Revision of Introduction to weevils from Sat, 2008-10-11 21:11

The Curculionoidea (weevils) are a hyperdiverse group of beetles
with between 60,000 and 70,000 described species. They can be distinguished from most other
beetles by their possession of a tubular extension to the front of the head -
the rostrum - on which the mouthparts are borne. Some weevils apparently lack a rostrum, in
particular the bark beetles and powder post beetles (Scolytinae and
Platypodinae), and a very few other beetles have a similar structure, but in
the majority of cases the structure is diagnostic

Most weevils are plant-feeding both as larvae and adults, although
there are a number of fungus-feeders. The
adults mainly feed externally, as do some larvae. Most species, however, have
internally-feeding larvae, these gaining protection against predators,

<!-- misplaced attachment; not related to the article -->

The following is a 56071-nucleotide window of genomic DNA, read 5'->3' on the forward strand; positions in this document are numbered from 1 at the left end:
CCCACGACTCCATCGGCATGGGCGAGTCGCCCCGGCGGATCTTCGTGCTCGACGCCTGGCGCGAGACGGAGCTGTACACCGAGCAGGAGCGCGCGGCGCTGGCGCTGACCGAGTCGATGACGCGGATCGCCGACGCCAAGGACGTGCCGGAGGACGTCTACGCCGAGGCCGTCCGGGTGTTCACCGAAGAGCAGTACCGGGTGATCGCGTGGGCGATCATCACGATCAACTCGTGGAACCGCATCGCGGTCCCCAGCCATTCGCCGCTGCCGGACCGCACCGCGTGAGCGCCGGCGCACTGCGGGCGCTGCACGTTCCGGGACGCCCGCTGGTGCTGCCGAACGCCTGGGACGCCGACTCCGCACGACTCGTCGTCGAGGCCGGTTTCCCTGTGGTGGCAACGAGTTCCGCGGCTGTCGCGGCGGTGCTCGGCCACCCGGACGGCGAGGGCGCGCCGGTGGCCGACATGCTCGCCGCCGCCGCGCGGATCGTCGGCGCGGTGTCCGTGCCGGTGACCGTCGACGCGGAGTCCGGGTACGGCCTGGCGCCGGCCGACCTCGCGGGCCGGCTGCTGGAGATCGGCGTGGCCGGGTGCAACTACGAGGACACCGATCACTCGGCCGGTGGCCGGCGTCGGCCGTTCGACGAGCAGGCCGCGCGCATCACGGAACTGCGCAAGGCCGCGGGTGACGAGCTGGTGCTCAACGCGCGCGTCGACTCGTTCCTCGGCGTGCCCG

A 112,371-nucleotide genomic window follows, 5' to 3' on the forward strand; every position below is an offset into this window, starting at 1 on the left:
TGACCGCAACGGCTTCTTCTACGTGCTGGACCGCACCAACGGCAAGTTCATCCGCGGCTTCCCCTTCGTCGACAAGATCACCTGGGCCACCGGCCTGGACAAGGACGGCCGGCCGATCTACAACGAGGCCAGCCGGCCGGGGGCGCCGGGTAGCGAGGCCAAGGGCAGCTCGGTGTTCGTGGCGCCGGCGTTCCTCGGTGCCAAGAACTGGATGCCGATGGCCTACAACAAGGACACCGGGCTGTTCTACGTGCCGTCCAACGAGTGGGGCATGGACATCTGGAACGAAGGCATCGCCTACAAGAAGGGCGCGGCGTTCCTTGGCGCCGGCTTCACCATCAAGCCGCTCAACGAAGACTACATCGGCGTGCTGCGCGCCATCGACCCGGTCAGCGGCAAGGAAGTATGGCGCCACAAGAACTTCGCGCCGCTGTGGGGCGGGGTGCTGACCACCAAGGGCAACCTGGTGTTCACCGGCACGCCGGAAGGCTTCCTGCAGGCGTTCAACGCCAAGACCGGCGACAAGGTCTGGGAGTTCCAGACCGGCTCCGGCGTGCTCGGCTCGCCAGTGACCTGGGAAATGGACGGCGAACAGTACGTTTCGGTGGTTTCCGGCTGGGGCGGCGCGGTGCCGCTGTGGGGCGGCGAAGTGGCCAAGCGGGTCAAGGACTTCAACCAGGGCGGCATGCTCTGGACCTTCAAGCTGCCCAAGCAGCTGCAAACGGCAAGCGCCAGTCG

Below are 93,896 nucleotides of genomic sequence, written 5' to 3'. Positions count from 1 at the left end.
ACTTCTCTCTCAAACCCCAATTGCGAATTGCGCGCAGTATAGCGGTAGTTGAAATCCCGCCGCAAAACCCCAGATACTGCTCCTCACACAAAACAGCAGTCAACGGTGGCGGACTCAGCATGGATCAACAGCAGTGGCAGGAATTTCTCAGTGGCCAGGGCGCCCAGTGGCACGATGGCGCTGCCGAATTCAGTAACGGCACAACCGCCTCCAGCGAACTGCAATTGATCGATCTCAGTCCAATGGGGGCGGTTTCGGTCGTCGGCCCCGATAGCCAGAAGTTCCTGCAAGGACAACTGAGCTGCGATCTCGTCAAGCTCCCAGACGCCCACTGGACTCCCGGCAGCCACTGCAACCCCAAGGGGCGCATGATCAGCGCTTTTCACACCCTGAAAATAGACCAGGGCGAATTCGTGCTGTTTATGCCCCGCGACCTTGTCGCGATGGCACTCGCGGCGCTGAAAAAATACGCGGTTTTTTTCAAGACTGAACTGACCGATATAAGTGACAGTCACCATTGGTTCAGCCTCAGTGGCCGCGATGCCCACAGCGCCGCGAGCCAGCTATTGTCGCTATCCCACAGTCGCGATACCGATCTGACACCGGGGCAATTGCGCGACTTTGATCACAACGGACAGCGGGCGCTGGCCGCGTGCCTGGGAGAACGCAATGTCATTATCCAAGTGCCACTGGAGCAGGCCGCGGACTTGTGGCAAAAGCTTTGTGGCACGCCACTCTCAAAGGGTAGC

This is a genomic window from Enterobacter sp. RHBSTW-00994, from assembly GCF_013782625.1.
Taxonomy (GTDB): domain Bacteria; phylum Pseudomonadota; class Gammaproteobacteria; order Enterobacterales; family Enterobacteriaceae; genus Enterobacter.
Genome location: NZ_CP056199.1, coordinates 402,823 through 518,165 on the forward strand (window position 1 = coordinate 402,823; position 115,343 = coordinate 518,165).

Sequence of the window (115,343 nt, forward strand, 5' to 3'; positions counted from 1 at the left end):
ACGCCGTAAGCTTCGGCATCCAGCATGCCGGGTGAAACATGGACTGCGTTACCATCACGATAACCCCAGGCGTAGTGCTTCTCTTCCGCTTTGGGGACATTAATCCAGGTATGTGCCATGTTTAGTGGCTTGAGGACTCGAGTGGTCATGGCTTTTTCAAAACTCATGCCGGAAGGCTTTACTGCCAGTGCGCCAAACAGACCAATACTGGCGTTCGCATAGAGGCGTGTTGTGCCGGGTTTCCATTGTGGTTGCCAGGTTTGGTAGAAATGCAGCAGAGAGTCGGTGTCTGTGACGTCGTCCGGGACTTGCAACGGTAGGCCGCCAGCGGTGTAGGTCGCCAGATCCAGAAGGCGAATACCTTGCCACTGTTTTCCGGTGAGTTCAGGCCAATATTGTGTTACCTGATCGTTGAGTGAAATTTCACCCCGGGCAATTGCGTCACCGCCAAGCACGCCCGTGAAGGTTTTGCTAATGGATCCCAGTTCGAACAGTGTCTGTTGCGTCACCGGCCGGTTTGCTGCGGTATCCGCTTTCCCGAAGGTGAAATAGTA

parasitoids and desiccation by this means. The adult female will use her rostrum to drill
a hole in the plant into which she deposits one or more eggs. Weevil larvae can be found on or in all plant
parts: boring in roots, stems and leaves, feeding in buds, fruit or seeds, creating
galls, and utilising both dead and living plants. Some weevil species are agricultural,
agricultural or horticultural pests, while others are immensely economically
valuable in biocontrol or as pollinators

Weevil classification is problematic, and there is still great
disagreement on the phylogenetic relationships or even validity of most groups
within the superfamily. On this site two
classifications are given, so that users can see how different taxonomists are
today using the names.

Scratchpads developed and conceived by (alphabetical): Ed Baker, Katherine Bouton Alice Heaton Dimitris Koureas, Laurence Livermore, Dave Roberts, Simon Rycroft, Ben Scott, Vince Smith